Five Trends That Shaped India’s Financial Sector in 2017

India’s financial sector is undergoing a sea change, and digital technology is part of the shift.

Mobile payments, online banking, demonetization—these are just a few of the factors hastening the adoption of digital technology in India’s financial sector.

Here are a few ways the vertical was reshaped in 2017.

No. 1 Paytm Thrives on Demonetization

Perhaps no entity benefitted more from the Indian government’s demonetization policy than Paytm. The company, which counts Ant Financial and Softbank among its backers, doubled its wallet user base in a year from 140 million in October 2016 to 270 million in November 2017. Paytm is accepted by a growing number of small merchants thanks to the government’s relentless push to get consumers off its cash-focused economy. Paytm also recently launched their mobile-first payments bank, hoping to build off of their mobile wallet user base. The company has set a target to reach 500 million saving accounts by 2020. Currently there are four payments banks in India – Paytm Payment Bank, Airtel Payment Bank, India Post Payments Bank and FINO Payment Bank. These entities can take deposits and process payments, but cannot issue loans. Observers think they’ll remain competitive by offering higher interest rates.

No. 2 AI-Powered Chatbots Come to Banking

Although India has been a bit of late bloomer in the adoption of some technologies, the country was quick to embrace chatbots, thanks to a large mobile- and messaging-friendly customer base. And the banking, financial service and insurance (BFSI) sector in India leads the usage of artificial intelligence (AI)-powered chatbots. Since its launch in March , HDFC Bank’s AI chatbot “Eva” has answered some 2.7 million customer queries from more than over 530,000 users. Other banks, like the State Bank of India and ICICI Bank, have also set up chatbots to handle a range of customer queries, such as guiding them through product details, transferring funds and integrating with website search functions. Companies like these services because they lower operating costs and keep customers satisfied. According to a Kantar TNS’s study, 36% of Indians say they are happy to interact with chatbots online.

No. 3. UPI Growth

The Unified Payments Interface (UPI), a mobile-based payment system that allows instant transfer of funds between two banks, continues to grow in popularity. Consumer adoption continues apace, while some leading technology players like Google and Paypal now rely on the system for their payment services. In November, the number of UPI-backed transactions grew 38% month-over-month, hitting 105 million transactions, according to the National Payments Corporation of India (NPCI) that runs UPI. According to the report, the value of transactions reached $1.44 billion in November, up from $1.05 billion in October. In August, Google’s digital payments platform Tez reported the highest number of UPI-based transactions, followed by payment service competitors PhonePe and the BHIM app.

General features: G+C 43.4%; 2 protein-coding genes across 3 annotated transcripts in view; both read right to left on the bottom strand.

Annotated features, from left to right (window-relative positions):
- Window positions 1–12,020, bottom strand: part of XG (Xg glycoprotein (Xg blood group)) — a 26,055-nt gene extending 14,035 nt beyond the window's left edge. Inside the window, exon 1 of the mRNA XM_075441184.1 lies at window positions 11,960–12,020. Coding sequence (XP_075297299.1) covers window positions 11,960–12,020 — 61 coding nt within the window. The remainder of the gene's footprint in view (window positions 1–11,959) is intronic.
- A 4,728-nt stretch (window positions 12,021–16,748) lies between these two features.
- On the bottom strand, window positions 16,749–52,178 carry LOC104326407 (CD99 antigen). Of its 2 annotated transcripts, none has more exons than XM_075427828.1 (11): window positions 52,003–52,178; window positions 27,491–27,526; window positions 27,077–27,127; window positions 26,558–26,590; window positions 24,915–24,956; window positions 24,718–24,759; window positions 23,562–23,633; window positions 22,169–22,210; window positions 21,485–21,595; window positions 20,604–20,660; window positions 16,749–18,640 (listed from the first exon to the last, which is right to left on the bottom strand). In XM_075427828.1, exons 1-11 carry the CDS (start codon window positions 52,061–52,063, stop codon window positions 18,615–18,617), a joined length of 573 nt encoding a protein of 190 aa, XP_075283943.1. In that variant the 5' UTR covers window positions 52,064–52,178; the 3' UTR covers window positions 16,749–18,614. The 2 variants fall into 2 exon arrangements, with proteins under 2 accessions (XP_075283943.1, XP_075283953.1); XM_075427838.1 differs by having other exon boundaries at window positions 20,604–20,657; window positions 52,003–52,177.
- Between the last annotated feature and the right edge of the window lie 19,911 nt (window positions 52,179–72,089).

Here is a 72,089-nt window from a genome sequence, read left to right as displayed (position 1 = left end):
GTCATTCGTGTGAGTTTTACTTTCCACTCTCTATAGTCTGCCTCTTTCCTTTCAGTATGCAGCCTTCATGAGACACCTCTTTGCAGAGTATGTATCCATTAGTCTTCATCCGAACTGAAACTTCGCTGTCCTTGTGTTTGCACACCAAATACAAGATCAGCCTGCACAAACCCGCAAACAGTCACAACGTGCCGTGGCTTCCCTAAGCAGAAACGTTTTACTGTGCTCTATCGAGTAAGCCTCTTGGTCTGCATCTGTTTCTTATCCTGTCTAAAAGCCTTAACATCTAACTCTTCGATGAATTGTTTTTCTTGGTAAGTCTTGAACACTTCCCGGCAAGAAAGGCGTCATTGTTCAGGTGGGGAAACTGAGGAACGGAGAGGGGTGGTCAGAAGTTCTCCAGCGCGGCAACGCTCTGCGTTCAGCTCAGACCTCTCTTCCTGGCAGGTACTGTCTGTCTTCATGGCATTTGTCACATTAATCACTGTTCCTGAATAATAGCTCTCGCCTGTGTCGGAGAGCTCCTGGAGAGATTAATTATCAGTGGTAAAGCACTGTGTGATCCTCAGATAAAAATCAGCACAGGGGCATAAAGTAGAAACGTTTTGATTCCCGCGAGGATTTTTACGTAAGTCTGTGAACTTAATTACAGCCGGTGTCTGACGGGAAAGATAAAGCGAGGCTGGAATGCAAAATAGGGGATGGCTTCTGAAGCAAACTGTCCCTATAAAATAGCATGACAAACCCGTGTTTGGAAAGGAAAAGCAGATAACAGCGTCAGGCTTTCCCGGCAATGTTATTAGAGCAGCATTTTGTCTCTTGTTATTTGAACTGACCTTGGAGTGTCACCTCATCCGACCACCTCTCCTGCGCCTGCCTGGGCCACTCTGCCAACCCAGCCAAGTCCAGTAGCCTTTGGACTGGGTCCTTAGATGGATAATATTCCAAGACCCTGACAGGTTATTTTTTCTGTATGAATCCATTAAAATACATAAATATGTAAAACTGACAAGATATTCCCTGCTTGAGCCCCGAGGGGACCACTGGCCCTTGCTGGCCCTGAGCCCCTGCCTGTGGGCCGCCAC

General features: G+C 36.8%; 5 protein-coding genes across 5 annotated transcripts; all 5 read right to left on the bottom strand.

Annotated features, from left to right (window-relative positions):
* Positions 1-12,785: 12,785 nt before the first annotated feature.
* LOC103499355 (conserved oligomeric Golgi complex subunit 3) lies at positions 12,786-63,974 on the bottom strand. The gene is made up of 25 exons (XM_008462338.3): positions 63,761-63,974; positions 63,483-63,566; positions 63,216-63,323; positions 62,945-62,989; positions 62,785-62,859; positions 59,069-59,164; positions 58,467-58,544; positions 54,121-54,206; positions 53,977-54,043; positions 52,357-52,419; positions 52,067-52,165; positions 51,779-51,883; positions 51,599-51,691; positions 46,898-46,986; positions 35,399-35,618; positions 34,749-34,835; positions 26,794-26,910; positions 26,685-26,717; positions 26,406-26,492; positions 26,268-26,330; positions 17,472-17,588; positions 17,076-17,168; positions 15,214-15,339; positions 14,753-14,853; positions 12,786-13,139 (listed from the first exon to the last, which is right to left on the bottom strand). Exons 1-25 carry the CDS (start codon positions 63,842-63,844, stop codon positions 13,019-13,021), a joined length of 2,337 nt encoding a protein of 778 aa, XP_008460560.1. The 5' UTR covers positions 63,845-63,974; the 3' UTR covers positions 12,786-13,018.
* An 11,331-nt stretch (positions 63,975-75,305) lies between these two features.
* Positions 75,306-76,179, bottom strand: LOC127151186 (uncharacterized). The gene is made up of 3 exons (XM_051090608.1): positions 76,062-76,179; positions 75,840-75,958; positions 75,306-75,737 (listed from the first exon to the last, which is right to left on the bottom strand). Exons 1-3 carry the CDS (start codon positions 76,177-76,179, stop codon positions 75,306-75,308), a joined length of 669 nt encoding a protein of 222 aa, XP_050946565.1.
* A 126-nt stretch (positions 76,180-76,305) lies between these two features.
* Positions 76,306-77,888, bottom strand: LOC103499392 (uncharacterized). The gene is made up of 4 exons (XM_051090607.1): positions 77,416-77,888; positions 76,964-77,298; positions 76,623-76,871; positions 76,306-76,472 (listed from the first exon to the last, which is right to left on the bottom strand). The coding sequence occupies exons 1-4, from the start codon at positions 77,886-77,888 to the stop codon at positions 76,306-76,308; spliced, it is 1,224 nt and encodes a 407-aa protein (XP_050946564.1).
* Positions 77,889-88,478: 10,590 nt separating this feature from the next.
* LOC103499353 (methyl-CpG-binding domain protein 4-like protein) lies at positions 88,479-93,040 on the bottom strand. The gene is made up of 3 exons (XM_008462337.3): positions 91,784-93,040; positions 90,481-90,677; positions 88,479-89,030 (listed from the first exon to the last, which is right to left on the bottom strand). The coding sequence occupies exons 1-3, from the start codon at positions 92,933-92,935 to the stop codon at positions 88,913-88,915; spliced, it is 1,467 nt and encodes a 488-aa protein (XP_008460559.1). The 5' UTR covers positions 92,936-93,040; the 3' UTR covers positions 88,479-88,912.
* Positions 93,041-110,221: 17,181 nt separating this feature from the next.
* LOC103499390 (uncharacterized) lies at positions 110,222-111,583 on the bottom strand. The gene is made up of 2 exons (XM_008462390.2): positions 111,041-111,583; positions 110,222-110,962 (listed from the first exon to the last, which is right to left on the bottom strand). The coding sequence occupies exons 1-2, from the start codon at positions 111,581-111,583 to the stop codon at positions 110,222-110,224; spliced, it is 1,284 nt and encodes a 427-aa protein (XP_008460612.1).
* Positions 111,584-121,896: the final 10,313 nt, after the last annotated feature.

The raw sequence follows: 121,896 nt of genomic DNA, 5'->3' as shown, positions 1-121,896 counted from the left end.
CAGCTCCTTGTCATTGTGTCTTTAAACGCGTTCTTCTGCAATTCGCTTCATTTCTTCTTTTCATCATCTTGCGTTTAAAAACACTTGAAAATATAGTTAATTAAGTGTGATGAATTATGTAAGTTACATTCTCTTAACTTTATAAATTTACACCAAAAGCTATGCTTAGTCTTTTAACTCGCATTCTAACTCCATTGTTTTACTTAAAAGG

No. 4 Biometric Authentication

Biometrics are reshaping India’s national identity policies, and will have a far-ranging effect in the years to come. The government has rolled out Aadhaar, a 12-digit unique identity number issued to all Indian residents linked to their fingerprints, iris scans and certain demographic details. The Reserve Bank of India, the country’s central bank, has required that all commercial banks, urban and state cooperative banks, payment banks, ATM operations and authorized card payment networks migrate to an Aadhaar-based biometric authentication method for electronic payment transactions by March 2018. The government claims Aadhaar is needed to fight welfare corruption and improve security as the country increasingly shifts to cashless transactions.

No. 5 ATMs shut down

The total number of ATMs in India was reduced by 1,684 between June and October of 2017, according to the Reserve Bank of India (RBI). Despite the seemingly marginal shrinkage of 7%, this reflects an important shift as ATMs increased at a compounded rate of 16.4% over the past four years according to The Times of India. The shutting down of ATMs is largely driven by operational costs and the migration of urban consumers switching to digital transactions and internet banking after the demonetization was enacted.